The Roots of Mass Murder
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An assault rifle similar to the one used by Adam Lanza
Every mass shooting has three elements: the killer, the weapon, and the cultural climate. As soon as the shooting stops, partisans immediately pick their preferred root cause, with its corresponding pet panacea. Names are hurled, scapegoats paraded, prejudices vented. The argument goes nowhere.
Let’s be serious:
Within hours of last week’s Newtown, Conn., massacre, the focus was the weapon and the demand was for new gun laws. Several prominent pro-gun Democrats remorsefully professed new openness to gun control. Senator Dianne Feinstein is introducing a new assault-weapons ban. And the president emphasized guns and ammo above all else in announcing the creation of a new task force.
I have no problem in principle with gun control. Congress enacted (and I supported) an assault-weapons ban in 1994. The problem was: It didn’t work. (So concluded a University of Pennsylvania study commissioned by the Justice Department.) The reason is simple. Unless you are prepared to confiscate all existing firearms, disarm the citizenry, and repeal the Second Amendment, it’s almost impossible to craft a law that will be effective.
Feinstein’s law, for example, would exempt 900 weapons. And that’s the least of the loopholes. Even the guns that are banned can be made legal with simple, minor modifications.
Most fatal, however, is the grandfathering of existing weapons and magazines. That’s one of the reasons the 1994 law failed. At the time, there were 1.5 million assault weapons in circulation and 25 million large-capacity (i.e., more than ten bullets) magazines. A reservoir that immense can take 100 years to draw down.
Monsters shall always be with us, but in earlier days they did not roam free. As a psychiatrist in Massachusetts in the 1970s, I committed people — often right out of the emergency room — as a danger to themselves or to others. I never did so lightly, but I labored under none of the crushing bureaucratic and legal constraints that make involuntary commitment infinitely more difficult today.
Why do you think we have so many homeless? Destitution? Poverty has declined since the 1950s. The majority of those sleeping on grates are mentally ill. In the name of civil liberties, we let them die with their rights on.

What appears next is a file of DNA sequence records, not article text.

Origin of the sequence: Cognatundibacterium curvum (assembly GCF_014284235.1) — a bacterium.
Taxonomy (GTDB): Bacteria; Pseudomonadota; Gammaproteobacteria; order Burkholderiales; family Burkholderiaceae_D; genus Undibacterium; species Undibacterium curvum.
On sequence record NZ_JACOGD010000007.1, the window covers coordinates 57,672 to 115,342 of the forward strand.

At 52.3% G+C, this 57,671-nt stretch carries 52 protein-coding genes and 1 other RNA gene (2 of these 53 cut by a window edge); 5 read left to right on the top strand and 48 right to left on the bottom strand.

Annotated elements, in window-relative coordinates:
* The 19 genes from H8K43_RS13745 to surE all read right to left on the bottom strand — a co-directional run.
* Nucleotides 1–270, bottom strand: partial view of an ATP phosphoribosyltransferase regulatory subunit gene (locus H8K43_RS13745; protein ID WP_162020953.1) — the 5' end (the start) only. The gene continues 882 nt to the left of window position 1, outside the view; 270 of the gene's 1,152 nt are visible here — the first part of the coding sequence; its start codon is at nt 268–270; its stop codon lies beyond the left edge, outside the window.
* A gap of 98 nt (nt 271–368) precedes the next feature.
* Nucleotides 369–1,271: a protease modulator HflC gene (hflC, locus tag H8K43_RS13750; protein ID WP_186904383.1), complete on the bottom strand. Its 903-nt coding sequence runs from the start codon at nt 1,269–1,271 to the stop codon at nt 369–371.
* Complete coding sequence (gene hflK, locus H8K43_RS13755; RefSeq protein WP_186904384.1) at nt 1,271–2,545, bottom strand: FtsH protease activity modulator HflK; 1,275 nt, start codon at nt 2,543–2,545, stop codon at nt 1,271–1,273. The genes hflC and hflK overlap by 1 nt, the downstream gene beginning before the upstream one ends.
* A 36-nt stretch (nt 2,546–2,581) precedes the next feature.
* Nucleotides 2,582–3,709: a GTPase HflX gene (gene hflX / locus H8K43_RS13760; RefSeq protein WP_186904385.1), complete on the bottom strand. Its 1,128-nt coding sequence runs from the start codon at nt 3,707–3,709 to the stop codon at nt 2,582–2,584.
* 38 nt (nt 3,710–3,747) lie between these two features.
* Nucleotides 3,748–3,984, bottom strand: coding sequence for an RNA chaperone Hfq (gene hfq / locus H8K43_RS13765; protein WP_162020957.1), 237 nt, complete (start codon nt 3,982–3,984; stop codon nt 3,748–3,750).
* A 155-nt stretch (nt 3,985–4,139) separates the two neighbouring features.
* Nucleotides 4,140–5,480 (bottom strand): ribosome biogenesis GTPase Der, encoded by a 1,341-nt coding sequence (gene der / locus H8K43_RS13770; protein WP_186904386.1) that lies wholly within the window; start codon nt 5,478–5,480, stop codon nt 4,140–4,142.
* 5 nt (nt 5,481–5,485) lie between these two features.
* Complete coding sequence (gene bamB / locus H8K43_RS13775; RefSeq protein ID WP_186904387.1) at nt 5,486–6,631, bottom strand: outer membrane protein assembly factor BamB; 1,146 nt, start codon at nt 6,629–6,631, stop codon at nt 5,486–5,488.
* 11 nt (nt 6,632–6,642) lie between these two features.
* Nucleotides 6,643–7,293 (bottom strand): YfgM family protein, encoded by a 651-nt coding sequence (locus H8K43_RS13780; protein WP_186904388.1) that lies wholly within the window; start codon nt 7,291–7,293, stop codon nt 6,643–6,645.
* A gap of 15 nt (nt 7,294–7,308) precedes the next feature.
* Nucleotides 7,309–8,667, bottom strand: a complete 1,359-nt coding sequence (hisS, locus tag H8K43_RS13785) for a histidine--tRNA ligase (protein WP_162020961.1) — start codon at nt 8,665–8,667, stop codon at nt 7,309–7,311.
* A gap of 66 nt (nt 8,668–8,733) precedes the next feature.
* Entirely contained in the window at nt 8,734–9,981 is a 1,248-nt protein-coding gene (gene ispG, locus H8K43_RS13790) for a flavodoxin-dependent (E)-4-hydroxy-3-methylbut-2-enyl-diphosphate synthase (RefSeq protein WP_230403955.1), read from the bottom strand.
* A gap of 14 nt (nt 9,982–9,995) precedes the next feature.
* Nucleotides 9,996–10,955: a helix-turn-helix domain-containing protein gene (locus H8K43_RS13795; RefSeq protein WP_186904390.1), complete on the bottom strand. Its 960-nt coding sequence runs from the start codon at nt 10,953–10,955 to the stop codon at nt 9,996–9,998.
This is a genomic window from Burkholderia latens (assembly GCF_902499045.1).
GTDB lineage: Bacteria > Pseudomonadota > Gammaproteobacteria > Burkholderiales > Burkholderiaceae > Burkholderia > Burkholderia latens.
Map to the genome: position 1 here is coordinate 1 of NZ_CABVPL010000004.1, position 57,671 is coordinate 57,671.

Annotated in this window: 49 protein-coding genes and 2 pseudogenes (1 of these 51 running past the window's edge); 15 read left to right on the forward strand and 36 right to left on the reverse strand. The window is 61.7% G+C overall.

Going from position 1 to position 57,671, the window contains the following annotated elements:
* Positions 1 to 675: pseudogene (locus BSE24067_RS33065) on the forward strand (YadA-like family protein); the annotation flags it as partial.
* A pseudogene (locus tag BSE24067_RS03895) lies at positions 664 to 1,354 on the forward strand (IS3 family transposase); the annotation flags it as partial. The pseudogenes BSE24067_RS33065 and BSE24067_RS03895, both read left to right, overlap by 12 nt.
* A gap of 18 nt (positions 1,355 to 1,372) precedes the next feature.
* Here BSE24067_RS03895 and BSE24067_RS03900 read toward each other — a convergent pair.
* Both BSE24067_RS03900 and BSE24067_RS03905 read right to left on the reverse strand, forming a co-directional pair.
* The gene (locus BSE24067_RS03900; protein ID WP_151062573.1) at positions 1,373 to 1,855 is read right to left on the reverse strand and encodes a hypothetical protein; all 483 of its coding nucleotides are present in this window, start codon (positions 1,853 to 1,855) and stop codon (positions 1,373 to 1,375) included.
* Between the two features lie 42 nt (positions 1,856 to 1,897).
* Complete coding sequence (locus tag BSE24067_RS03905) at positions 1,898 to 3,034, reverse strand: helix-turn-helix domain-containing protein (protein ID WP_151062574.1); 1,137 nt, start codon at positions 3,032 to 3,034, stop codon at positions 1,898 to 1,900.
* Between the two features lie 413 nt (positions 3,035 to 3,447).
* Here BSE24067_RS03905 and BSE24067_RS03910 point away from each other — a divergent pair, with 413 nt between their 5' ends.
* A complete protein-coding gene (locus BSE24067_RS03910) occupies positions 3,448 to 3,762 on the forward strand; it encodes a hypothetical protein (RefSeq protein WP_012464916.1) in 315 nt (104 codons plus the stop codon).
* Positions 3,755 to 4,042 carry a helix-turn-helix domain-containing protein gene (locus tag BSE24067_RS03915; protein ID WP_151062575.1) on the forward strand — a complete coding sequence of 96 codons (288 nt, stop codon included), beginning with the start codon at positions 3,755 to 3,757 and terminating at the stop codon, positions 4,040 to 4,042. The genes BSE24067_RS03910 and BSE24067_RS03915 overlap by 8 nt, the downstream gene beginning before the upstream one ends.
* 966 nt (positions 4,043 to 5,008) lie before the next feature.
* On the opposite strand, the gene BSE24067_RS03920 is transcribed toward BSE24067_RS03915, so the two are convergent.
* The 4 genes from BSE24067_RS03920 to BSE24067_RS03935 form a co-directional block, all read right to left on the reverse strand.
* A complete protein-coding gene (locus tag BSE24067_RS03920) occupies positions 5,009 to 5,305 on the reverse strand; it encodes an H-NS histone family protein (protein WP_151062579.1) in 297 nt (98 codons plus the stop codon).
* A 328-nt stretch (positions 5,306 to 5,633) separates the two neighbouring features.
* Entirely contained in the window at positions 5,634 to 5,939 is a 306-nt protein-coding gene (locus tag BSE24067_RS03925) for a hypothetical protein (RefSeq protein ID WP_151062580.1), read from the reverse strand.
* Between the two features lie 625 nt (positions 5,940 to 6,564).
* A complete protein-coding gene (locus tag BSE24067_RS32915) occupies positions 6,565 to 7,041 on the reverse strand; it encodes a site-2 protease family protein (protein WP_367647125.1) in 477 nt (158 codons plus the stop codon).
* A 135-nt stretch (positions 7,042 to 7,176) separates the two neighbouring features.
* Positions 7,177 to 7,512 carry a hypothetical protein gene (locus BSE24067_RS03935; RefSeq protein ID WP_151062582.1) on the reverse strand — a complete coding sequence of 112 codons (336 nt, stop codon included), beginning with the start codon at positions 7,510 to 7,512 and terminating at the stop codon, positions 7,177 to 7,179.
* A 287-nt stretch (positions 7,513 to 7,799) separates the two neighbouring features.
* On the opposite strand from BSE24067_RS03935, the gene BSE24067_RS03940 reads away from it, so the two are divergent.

A tiny percentage of the mentally ill become mass killers. Just about everyone around Tucson shooter Jared Loughner sensed he was mentally ill and dangerous. But in effect, he had to kill before he could be put away — and (forcibly) treated.
Random mass killings were three times more common in the 2000s than in the 1980s, when gun laws were actually weaker. Yet a 2011 University of California at Berkeley study found that states with strong civil-commitment laws have about a one-third lower homicide rate.
We live in an entertainment culture soaked in graphic, often sadistic, violence. Older folks find themselves stunned by what a desensitized youth finds routine, often amusing. It’s not just movies. Young men sit for hours pulling video-game triggers, mowing down human beings en masse without pain or consequence. And we profess shock when a small cadre of unstable, deeply deranged, dangerously isolated young men go out and enact the overlearned narrative.
If we’re serious about curtailing future Columbines and Newtowns, everything — guns, commitment, culture — must be on the table. It’s not hard for President Obama to call out the NRA. But will he call out the ACLU? And will he call out his Hollywood friends?
The irony is that over the last 30 years, the U.S. homicide rate has declined by 50 percent. Gun murders as well. We’re living not through an epidemic of gun violence but through a historic decline.
Except for these unfathomable mass murders. But these are infinitely more difficult to prevent. While law deters the rational, it has far less effect on the psychotic. The best we can do is to try to detain them, disarm them, and discourage “entertainment” that can intensify already murderous impulses.
But there’s a cost. Gun control impinges upon the Second Amendment; involuntary commitment impinges upon the liberty clause of the Fifth Amendment; curbing “entertainment” violence impinges upon First Amendment–protected free speech.
That’s a lot of impingement, a lot of amendments. But there’s no free lunch. Increasing public safety almost always means restricting liberties.
We made that trade after 9/11. We make it every time the TSA invades your body at an airport. How much are we prepared to trade away after Newtown?
— Charles Krauthammer is a nationally syndicated columnist. © 2012 theWashington Post Writers Group.